[Originally published in Baumeister December 2021]
Older buildings are no longer what they used to be. Until recently, the argument for not demolishing a building was chiefly one of heritage conservation, but since the arrival of the anthropocene, it is increasingly one of energy conservation. As is now widely recognized, demolishing an existing building that is still structurally sound entails, in general, a loss of “embodied energy” that a more energy-efficient replacement cannot compensate. This is significant, for it means that even the most banal and ordinary buildings in our cities –the bulk of the built environment– now have more “green” value than new architecture.
Is the age-old discipline of architecture, then, over and done with? Only if new construction continues to be considered architecture’s non plus ultra, and the rehabilitation or adaptive reuse of existing buildings a somehow lesser art. But this need not be so: increased interaction with older buildings makes available historical materials and techniques that cannot be viably produced today, and that therefore have great potential to lend contemporary architecture “new” vigour, as in fact we are starting to see more and more. A sort of “archaeological” process inevitably emerges when working with existing buildings; one that involves chance and the element of surprise, enabling an architecture that is more aleatory and less deterministic.
A project recently completed by Josep Ferrando in the Catalan town of Reus provides an illustrative example of an archaeological design approach. Centre Social El Roser is a transformation of a 1929 prison into a social services center consisting of a homeless shelter, a soup kitchen, and a community space; the first comprehensive facility of its kind in Spain. But that is not all: in 1979 the prison was previously transformed into a kindergarten, of all things, which effectively means this project is a transformation of a transformation; and one that is rather surreal. Ferrando has taken advantage of this unique opportunity to engage with the building’s varied past, the outcome embodying not only energy but also a degree of “complexity and contradiction.” A selective removal process was undertaken under Ferrando’s supervision in which hidden constructional layers were exposed and then transformed. Indeed, the project is just as much about what has been revealed through removal as it is about what has been added or modernized.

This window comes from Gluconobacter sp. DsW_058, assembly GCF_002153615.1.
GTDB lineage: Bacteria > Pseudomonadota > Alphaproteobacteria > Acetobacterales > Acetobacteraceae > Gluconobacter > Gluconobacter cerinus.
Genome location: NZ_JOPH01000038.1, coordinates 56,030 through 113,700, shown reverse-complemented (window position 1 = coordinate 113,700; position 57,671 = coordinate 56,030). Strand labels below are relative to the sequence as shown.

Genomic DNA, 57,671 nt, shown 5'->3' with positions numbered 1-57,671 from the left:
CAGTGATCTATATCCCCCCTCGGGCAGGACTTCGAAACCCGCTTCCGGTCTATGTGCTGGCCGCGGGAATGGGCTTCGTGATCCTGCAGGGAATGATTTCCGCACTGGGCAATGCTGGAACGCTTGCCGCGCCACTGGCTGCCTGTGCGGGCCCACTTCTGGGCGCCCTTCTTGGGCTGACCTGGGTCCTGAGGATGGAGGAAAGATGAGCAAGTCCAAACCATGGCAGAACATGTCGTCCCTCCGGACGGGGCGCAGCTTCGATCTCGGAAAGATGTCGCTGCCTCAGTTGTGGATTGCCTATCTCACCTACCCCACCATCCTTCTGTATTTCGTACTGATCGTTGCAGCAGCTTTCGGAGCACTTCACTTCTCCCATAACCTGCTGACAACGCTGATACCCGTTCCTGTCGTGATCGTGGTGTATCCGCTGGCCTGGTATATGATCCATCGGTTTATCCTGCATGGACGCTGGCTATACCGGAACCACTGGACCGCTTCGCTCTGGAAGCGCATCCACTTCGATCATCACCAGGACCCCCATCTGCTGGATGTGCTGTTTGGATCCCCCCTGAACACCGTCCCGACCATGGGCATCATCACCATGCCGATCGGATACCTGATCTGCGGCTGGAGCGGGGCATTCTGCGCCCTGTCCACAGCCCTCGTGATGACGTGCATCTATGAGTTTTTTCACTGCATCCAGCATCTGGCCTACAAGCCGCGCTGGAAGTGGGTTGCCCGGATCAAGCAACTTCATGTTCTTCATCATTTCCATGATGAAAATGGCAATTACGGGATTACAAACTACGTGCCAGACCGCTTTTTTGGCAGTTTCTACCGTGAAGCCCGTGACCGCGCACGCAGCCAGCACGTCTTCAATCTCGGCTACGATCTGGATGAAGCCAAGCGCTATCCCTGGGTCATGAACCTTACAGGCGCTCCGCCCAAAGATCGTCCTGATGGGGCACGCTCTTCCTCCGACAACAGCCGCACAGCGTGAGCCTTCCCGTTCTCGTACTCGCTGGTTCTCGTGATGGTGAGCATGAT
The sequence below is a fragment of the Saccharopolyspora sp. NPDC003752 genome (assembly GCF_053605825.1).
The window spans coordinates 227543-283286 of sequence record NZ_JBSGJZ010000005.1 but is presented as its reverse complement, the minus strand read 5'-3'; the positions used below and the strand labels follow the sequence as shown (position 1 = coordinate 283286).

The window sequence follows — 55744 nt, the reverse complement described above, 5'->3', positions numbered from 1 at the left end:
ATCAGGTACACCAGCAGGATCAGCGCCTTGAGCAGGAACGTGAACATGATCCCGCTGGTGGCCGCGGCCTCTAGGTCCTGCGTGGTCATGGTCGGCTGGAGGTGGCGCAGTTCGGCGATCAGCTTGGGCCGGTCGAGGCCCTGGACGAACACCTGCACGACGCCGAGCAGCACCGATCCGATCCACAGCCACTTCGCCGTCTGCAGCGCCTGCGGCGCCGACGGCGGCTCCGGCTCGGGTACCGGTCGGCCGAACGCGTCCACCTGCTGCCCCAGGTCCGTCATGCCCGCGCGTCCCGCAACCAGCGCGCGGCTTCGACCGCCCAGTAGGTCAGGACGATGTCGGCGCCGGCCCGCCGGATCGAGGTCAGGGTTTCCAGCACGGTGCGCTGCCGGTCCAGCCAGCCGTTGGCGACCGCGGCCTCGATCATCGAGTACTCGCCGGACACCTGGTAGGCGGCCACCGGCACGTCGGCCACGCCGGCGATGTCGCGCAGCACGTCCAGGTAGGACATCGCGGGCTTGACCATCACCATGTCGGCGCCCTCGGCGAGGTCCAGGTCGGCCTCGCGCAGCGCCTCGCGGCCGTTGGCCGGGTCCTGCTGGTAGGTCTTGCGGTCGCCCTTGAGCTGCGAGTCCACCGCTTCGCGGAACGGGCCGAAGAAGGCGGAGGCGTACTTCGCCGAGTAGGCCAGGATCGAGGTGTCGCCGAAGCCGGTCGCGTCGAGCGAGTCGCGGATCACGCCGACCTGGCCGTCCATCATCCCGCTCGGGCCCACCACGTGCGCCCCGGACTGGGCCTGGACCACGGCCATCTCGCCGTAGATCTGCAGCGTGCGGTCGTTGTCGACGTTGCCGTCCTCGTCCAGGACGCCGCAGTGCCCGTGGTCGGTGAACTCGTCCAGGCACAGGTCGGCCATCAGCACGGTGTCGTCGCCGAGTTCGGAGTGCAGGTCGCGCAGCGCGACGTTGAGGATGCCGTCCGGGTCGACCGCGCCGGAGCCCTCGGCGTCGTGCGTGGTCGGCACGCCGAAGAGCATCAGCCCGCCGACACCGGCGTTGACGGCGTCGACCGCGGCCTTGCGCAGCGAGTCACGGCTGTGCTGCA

Situated at the urban periphery of Reus, at the corner of a busy arterial road and a quieter side-street leading to a residential neighbourhood, the architecture that dominates from afar is unmistakably that of the original prison, an H-shaped ensemble whose exterior stone and brick walls imbue it with the austere character of a 19th-century industrial complex. The bulk of the original prison has been kept intact in this latest transformation, except for one end-wing that has been reconstructed anew, and two smaller infills inserted between parallel wings. The new architecture is entirely steel and polycarbonate, the idea being “to contrast the stereotomic mineral materials of the existing structure with a lighter, more ethereal and tectonic architecture”, states Josep Ferrando citing Kenneth Frampton’s interpretation of Gottfried Semper.